There are cyber-pipeline hackers in America and the US government want justice
By Aryaman Bhatia, Science and Tech Editor, The Pawprint
A DarkSide ransomware assault on the east coast of the United States in May knocked down a crucial 5,500 mile-long petroleum pipeline. The pipeline transports 45% of the east coast’s petroleum.
The bounty is given for information that can lead to the “identity or whereabouts of any persons” in a position of leadership with DarkSide. A $5 million reward has also been offered for information leading to the arrest of anybody “conspiring to engage” in a DarkSide ransomware campaign.
After the Colonial Pipeline firm went down for many days due to the cyber-attack, there were gasoline shortages. The $4.4 million ransom was finally paid in Bitcoin. The greatest reward ever given for the capture of an individual involved in a cybercrime is $10 million.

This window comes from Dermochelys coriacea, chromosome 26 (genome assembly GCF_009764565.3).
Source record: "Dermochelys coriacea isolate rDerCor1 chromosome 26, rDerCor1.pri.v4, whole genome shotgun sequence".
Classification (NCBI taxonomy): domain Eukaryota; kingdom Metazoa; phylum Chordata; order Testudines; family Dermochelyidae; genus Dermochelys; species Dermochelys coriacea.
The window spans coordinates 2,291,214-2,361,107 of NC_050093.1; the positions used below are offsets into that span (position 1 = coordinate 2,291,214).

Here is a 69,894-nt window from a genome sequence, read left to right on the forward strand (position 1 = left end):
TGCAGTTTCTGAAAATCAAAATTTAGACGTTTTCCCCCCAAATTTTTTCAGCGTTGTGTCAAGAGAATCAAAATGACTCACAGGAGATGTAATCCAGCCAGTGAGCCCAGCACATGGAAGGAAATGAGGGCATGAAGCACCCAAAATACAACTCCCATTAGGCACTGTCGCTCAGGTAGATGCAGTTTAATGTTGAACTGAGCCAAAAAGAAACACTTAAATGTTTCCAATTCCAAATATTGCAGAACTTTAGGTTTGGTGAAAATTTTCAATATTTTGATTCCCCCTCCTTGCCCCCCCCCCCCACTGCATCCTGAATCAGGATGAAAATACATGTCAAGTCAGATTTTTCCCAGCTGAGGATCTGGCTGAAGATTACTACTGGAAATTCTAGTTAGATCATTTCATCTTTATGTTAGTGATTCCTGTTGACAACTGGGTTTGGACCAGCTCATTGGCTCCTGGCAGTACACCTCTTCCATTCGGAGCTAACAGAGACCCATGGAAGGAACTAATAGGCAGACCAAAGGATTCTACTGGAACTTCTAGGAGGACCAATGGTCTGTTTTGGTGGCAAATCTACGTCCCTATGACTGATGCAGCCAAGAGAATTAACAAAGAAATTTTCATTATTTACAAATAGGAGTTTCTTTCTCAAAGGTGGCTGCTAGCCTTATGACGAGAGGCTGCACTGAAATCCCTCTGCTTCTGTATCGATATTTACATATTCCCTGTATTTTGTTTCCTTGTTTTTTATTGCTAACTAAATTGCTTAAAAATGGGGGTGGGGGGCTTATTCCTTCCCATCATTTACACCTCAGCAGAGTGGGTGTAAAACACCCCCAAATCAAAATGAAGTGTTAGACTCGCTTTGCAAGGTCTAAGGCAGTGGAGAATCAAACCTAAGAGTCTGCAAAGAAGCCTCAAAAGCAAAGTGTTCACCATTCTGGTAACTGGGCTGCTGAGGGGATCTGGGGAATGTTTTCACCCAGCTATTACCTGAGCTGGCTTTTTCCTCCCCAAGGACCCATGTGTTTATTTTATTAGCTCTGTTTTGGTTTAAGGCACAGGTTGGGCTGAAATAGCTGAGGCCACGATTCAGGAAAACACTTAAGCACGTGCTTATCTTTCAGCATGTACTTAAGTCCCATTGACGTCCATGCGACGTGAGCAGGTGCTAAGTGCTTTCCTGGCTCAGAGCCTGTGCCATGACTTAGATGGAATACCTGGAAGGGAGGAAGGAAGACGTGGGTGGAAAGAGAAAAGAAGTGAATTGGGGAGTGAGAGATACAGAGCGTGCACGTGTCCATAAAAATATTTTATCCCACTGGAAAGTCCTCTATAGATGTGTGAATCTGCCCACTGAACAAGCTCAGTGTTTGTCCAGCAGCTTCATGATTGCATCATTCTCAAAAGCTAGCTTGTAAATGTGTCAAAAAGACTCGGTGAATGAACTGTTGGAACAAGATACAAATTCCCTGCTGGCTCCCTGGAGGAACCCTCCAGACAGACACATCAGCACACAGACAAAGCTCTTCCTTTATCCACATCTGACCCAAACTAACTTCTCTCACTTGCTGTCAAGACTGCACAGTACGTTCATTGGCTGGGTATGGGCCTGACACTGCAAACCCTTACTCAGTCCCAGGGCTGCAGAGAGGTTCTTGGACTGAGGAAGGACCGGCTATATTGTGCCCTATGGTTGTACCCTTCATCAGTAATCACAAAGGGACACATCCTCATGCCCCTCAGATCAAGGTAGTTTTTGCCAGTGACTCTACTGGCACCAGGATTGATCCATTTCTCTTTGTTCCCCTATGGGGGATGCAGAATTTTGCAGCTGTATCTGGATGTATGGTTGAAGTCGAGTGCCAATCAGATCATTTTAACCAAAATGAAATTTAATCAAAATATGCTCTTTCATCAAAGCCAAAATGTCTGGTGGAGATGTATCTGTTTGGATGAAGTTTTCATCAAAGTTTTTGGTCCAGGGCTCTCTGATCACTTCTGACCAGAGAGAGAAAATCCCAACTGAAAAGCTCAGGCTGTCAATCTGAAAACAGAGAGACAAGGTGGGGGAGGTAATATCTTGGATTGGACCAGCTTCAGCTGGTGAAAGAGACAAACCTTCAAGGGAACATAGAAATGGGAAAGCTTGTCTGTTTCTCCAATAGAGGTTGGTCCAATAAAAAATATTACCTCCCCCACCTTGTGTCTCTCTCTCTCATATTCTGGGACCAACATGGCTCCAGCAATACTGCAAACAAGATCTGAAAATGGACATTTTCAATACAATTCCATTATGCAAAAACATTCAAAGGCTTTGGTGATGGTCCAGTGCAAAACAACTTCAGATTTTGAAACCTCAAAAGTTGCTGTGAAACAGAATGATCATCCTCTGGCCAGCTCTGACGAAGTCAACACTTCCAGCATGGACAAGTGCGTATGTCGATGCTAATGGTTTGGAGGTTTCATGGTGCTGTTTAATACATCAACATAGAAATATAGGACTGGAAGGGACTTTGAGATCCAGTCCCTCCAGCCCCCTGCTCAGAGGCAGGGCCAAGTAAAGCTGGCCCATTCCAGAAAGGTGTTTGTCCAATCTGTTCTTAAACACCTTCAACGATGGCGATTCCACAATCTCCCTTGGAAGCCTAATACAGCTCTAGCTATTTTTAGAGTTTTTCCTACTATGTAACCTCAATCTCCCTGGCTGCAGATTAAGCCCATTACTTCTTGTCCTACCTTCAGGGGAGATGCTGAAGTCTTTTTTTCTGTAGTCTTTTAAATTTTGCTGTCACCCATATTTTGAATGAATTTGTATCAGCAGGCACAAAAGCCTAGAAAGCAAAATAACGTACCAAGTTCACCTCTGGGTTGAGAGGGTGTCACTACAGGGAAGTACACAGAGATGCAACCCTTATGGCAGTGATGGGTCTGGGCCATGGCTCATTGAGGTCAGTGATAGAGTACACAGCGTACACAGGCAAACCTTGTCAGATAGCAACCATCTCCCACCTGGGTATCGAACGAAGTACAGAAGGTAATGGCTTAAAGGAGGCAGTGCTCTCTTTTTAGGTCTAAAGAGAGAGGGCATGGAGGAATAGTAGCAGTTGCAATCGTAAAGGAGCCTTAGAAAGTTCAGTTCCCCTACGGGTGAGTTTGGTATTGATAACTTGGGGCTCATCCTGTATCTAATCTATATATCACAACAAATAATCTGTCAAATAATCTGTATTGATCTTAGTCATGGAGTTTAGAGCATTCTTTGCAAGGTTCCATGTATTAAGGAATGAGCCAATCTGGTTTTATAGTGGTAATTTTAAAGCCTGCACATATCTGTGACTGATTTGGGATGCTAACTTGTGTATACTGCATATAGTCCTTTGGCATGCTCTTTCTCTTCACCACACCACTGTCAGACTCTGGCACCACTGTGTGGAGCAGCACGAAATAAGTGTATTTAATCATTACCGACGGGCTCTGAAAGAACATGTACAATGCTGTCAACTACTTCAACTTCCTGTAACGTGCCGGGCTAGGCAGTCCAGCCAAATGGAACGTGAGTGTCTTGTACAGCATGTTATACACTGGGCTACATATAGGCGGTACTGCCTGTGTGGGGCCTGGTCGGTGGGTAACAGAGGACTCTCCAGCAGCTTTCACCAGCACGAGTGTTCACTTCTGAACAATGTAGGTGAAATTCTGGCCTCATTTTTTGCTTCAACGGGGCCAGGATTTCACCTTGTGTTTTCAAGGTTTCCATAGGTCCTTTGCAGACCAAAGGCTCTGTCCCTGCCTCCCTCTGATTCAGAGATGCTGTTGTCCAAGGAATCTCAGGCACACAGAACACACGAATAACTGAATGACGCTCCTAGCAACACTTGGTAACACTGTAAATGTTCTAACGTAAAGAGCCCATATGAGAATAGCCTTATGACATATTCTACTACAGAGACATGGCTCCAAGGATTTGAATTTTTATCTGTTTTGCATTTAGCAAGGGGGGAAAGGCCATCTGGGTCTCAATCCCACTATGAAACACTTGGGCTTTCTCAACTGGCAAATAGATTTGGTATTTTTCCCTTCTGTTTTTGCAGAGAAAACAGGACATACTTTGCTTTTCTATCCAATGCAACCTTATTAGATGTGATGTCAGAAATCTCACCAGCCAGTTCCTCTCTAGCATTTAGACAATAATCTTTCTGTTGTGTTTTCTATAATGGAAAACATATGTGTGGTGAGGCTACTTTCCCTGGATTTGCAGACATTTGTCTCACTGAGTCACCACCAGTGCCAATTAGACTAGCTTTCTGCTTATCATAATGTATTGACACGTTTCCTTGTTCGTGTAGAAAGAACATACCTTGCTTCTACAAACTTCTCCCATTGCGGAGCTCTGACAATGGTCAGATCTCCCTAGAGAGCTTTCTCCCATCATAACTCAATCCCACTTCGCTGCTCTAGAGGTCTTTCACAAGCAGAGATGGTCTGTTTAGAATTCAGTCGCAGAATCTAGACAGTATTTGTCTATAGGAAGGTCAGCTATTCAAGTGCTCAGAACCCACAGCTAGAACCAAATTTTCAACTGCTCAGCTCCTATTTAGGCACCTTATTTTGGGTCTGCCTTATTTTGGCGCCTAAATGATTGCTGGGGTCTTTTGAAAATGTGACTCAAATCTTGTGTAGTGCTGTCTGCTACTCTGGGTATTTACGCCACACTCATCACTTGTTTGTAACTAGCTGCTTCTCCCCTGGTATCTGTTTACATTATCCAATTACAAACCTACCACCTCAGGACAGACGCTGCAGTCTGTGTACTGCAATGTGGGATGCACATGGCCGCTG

Maksim Yakubets, the purported leader behind another ransomware ring named Evil Corp previously held the humiliating record. In 2019, the US identified and humiliated him with assistance from UK authorities.
Previously, the record bounty was $3 million for another accused cyber-crime leader named Evgeniy Bogachev. They are believed to be leading carefree lives in Russia, free from the threat of prosecution by local authorities, who habitually disregard Western claims against Russian hackers.
Even though the US has released their names, images, and a general location, these suspected criminals are secure.
The US appears to have even less information in terms of identifying DarkSide’s leaders, despite the fact that most research indicates they are also in Russia. So, despite the eye-watering amounts promised by the US, the odds of these offenders being brought to justice are remote.
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